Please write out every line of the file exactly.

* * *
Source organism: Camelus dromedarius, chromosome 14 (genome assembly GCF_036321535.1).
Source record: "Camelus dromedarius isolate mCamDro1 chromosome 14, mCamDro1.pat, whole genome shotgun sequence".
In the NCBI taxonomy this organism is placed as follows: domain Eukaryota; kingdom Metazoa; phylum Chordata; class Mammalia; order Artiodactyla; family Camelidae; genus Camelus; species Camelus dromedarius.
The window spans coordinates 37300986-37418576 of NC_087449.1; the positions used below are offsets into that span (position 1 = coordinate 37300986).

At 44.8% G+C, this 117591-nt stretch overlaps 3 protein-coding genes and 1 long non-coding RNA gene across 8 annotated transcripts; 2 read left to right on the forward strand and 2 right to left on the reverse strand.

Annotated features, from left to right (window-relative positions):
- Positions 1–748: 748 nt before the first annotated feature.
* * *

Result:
Source organism: Camelus dromedarius, chromosome 14 (genome assembly GCF_036321535.1).
Source record: "Camelus dromedarius isolate mCamDro1 chromosome 14, mCamDro1.pat, whole genome shotgun sequence".
In the NCBI taxonomy this organism is placed as follows: domain Eukaryota; kingdom Metazoa; phylum Chordata; class Mammalia; order Artiodactyla; family Camelidae; genus Camelus; species Camelus dromedarius.
The window spans coordinates 37300986-37418576 of NC_087449.1; the positions used below are offsets into that span (position 1 = coordinate 37300986).

At 44.8% G+C, this 117591-nt stretch overlaps 3 protein-coding genes and 1 long non-coding RNA gene across 8 annotated transcripts; 2 read left to right on the forward strand and 2 right to left on the reverse strand.

Annotated features, from left to right (window-relative positions):
- Positions 1–748: 748 nt before the first annotated feature.